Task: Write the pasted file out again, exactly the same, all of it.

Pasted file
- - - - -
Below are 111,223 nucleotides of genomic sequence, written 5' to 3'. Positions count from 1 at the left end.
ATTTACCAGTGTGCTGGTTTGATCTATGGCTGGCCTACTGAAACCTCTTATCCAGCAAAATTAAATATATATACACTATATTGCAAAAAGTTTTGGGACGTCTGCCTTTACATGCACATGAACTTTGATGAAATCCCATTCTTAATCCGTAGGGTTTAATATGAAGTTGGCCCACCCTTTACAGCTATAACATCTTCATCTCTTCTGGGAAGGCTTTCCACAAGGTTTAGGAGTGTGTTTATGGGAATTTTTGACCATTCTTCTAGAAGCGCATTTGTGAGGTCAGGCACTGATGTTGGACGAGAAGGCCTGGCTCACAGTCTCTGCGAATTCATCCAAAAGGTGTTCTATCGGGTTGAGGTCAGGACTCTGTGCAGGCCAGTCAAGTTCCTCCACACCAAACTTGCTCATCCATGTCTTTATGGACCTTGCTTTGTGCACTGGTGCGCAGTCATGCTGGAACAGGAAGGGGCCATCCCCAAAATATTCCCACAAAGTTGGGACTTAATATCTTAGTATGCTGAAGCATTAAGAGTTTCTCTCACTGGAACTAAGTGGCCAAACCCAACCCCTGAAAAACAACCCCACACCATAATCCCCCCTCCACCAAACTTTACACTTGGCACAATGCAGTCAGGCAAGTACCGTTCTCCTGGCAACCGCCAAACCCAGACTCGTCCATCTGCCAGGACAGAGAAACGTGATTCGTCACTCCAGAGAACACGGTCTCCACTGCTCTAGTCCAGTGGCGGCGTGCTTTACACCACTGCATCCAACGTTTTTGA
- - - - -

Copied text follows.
Below are 111,223 nucleotides of genomic sequence, written 5' to 3'. Positions count from 1 at the left end.
ATTTACCAGTGTGCTGGTTTGATCTATGGCTGGCCTACTGAAACCTCTTATCCAGCAAAATTAAATATATATACACTATATTGCAAAAAGTTTTGGGACGTCTGCCTTTACATGCACATGAACTTTGATGAAATCCCATTCTTAATCCGTAGGGTTTAATATGAAGTTGGCCCACCCTTTACAGCTATAACATCTTCATCTCTTCTGGGAAGGCTTTCCACAAGGTTTAGGAGTGTGTTTATGGGAATTTTTGACCATTCTTCTAGAAGCGCATTTGTGAGGTCAGGCACTGATGTTGGACGAGAAGGCCTGGCTCACAGTCTCTGCGAATTCATCCAAAAGGTGTTCTATCGGGTTGAGGTCAGGACTCTGTGCAGGCCAGTCAAGTTCCTCCACACCAAACTTGCTCATCCATGTCTTTATGGACCTTGCTTTGTGCACTGGTGCGCAGTCATGCTGGAACAGGAAGGGGCCATCCCCAAAATATTCCCACAAAGTTGGGACTTAATATCTTAGTATGCTGAAGCATTAAGAGTTTCTCTCACTGGAACTAAGTGGCCAAACCCAACCCCTGAAAAACAACCCCACACCATAATCCCCCCTCCACCAAACTTTACACTTGGCACAATGCAGTCAGGCAAGTACCGTTCTCCTGGCAACCGCCAAACCCAGACTCGTCCATCTGCCAGGACAGAGAAACGTGATTCGTCACTCCAGAGAACACGGTCTCCACTGCTCTAGTCCAGTGGCGGCGTGCTTTACACCACTGCATCCAACGTTTTTGA